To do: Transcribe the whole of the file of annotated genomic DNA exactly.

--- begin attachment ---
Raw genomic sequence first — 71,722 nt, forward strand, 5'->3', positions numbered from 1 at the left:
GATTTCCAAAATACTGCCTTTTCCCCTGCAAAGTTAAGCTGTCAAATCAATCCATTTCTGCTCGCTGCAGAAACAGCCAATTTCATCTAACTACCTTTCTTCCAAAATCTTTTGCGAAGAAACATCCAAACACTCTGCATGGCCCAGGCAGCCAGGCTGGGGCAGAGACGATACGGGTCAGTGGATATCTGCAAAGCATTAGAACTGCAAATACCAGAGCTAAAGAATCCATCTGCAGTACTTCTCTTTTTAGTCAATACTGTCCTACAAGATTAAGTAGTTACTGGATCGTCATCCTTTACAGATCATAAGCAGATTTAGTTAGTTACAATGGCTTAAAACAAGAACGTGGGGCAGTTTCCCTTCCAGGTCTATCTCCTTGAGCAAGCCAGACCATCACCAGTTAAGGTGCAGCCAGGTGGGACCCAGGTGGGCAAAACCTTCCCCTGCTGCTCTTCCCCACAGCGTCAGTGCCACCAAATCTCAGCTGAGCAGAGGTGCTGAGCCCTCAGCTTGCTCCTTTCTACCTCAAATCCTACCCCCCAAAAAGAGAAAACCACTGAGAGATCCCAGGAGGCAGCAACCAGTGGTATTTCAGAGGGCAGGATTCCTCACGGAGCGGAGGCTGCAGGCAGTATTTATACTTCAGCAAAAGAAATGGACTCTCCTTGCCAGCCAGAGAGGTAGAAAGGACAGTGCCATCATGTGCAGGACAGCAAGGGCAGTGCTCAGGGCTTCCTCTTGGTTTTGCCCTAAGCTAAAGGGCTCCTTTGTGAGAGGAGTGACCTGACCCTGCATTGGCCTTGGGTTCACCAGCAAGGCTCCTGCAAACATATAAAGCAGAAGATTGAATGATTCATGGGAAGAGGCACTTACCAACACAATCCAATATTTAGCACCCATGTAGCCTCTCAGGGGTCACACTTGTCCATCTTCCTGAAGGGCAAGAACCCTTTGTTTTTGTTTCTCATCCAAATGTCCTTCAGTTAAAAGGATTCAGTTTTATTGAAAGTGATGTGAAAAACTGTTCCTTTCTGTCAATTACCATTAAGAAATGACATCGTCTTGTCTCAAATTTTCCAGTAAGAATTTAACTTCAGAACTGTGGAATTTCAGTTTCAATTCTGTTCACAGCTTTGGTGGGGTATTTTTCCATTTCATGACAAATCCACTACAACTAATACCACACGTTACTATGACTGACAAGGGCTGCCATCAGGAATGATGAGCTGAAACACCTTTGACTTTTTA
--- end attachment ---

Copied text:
Raw genomic sequence first — 71,722 nt, forward strand, 5'->3', positions numbered from 1 at the left:
GATTTCCAAAATACTGCCTTTTCCCCTGCAAAGTTAAGCTGTCAAATCAATCCATTTCTGCTCGCTGCAGAAACAGCCAATTTCATCTAACTACCTTTCTTCCAAAATCTTTTGCGAAGAAACATCCAAACACTCTGCATGGCCCAGGCAGCCAGGCTGGGGCAGAGACGATACGGGTCAGTGGATATCTGCAAAGCATTAGAACTGCAAATACCAGAGCTAAAGAATCCATCTGCAGTACTTCTCTTTTTAGTCAATACTGTCCTACAAGATTAAGTAGTTACTGGATCGTCATCCTTTACAGATCATAAGCAGATTTAGTTAGTTACAATGGCTTAAAACAAGAACGTGGGGCAGTTTCCCTTCCAGGTCTATCTCCTTGAGCAAGCCAGACCATCACCAGTTAAGGTGCAGCCAGGTGGGACCCAGGTGGGCAAAACCTTCCCCTGCTGCTCTTCCCCACAGCGTCAGTGCCACCAAATCTCAGCTGAGCAGAGGTGCTGAGCCCTCAGCTTGCTCCTTTCTACCTCAAATCCTACCCCCCAAAAAGAGAAAACCACTGAGAGATCCCAGGAGGCAGCAACCAGTGGTATTTCAGAGGGCAGGATTCCTCACGGAGCGGAGGCTGCAGGCAGTATTTATACTTCAGCAAAAGAAATGGACTCTCCTTGCCAGCCAGAGAGGTAGAAAGGACAGTGCCATCATGTGCAGGACAGCAAGGGCAGTGCTCAGGGCTTCCTCTTGGTTTTGCCCTAAGCTAAAGGGCTCCTTTGTGAGAGGAGTGACCTGACCCTGCATTGGCCTTGGGTTCACCAGCAAGGCTCCTGCAAACATATAAAGCAGAAGATTGAATGATTCATGGGAAGAGGCACTTACCAACACAATCCAATATTTAGCACCCATGTAGCCTCTCAGGGGTCACACTTGTCCATCTTCCTGAAGGGCAAGAACCCTTTGTTTTTGTTTCTCATCCAAATGTCCTTCAGTTAAAAGGATTCAGTTTTATTGAAAGTGATGTGAAAAACTGTTCCTTTCTGTCAATTACCATTAAGAAATGACATCGTCTTGTCTCAAATTTTCCAGTAAGAATTTAACTTCAGAACTGTGGAATTTCAGTTTCAATTCTGTTCACAGCTTTGGTGGGGTATTTTTCCATTTCATGACAAATCCACTACAACTAATACCACACGTTACTATGACTGACAAGGGCTGCCATCAGGAATGATGAGCTGAAACACCTTTGACTTTTTA